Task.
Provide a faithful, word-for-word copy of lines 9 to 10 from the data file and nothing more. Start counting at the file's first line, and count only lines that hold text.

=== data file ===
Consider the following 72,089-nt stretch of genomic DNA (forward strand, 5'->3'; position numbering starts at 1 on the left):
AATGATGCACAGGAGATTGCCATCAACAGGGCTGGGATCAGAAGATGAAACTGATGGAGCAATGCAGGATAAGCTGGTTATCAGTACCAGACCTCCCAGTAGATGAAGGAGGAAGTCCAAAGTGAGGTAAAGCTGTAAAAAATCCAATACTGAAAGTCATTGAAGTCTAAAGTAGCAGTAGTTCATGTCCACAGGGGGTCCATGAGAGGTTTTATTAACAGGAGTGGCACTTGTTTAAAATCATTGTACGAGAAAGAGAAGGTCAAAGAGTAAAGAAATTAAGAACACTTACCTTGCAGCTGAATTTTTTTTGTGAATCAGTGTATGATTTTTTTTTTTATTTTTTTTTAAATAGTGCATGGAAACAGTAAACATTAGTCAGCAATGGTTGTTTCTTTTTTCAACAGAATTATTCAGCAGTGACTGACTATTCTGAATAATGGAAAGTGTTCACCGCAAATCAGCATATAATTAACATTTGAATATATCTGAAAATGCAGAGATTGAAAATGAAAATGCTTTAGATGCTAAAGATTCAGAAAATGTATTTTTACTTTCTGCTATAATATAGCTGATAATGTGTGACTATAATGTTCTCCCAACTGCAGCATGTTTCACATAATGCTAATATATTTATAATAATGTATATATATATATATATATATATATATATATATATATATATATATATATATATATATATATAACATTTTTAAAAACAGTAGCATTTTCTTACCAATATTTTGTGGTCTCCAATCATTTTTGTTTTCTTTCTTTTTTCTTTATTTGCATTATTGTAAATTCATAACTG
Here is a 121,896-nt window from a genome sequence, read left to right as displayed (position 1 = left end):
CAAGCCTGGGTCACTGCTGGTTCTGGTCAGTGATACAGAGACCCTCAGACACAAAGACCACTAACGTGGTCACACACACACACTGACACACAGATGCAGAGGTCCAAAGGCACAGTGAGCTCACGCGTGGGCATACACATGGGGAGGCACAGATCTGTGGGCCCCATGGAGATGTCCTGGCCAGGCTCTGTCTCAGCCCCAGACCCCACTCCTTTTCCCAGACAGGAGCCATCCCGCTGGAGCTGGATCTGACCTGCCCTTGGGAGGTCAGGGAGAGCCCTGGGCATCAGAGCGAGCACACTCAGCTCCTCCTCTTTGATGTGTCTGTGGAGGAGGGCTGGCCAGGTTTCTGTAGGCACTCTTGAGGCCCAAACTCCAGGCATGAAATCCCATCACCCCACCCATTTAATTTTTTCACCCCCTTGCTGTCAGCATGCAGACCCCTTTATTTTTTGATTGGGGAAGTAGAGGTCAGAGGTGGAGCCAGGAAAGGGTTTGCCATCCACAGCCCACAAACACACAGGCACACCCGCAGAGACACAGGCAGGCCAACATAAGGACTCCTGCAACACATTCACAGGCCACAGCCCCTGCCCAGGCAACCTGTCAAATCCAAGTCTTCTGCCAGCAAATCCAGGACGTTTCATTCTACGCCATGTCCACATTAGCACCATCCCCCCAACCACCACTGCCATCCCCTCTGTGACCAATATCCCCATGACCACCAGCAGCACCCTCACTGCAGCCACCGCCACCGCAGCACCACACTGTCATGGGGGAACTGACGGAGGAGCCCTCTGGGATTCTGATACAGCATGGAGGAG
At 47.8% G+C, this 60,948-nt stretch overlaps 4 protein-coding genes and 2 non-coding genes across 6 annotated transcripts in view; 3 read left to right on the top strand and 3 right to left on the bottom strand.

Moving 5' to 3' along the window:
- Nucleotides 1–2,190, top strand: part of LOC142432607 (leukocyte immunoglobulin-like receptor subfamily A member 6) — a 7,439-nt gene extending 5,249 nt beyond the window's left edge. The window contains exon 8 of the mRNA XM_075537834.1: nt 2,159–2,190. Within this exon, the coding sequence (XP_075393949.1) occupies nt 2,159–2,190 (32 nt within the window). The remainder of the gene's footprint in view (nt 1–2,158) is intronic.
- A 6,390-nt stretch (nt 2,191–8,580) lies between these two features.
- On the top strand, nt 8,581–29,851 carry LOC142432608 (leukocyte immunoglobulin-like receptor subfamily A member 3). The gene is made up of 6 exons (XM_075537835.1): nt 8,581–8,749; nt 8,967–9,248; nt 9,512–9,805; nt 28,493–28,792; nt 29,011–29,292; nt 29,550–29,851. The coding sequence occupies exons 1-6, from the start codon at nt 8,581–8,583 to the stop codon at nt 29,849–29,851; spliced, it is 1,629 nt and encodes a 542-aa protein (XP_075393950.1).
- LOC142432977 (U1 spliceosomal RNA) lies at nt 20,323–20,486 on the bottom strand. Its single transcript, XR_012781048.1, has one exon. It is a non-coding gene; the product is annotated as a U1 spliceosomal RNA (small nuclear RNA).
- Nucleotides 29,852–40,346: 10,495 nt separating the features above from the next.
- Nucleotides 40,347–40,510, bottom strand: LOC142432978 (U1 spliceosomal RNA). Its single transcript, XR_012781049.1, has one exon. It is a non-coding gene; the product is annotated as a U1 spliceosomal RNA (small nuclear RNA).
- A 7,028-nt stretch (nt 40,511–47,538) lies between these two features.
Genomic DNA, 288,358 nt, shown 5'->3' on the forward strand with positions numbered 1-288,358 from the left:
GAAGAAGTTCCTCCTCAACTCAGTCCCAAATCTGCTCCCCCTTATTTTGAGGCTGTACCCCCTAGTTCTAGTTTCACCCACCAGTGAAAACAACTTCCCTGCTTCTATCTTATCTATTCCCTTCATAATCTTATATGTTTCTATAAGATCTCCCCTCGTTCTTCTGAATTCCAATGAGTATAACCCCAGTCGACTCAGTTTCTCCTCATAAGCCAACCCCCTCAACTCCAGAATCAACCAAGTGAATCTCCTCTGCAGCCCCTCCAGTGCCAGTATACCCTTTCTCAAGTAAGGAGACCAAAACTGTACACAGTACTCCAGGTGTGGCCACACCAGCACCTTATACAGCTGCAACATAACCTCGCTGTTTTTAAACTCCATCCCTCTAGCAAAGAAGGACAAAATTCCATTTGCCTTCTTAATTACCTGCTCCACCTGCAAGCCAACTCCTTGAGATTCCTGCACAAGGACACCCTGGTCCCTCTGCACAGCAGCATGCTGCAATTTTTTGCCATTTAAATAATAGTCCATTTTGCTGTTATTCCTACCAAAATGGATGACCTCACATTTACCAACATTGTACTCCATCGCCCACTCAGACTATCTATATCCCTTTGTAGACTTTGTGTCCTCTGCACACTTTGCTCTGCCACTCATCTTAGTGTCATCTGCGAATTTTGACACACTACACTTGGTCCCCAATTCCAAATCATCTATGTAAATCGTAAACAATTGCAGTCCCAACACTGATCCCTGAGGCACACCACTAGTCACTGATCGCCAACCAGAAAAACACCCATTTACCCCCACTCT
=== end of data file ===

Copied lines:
- On the top strand, nt 8,581–29,851 carry LOC142432608 (leukocyte immunoglobulin-like receptor subfamily A member 3). The gene is made up of 6 exons (XM_075537835.1): nt 8,581–8,749; nt 8,967–9,248; nt 9,512–9,805; nt 28,493–28,792; nt 29,011–29,292; nt 29,550–29,851. The coding sequence occupies exons 1-6, from the start codon at nt 8,581–8,583 to the stop codon at nt 29,849–29,851; spliced, it is 1,629 nt and encodes a 542-aa protein (XP_075393950.1).
- LOC142432977 (U1 spliceosomal RNA) lies at nt 20,323–20,486 on the bottom strand. Its single transcript, XR_012781048.1, has one exon. It is a non-coding gene; the product is annotated as a U1 spliceosomal RNA (small nuclear RNA).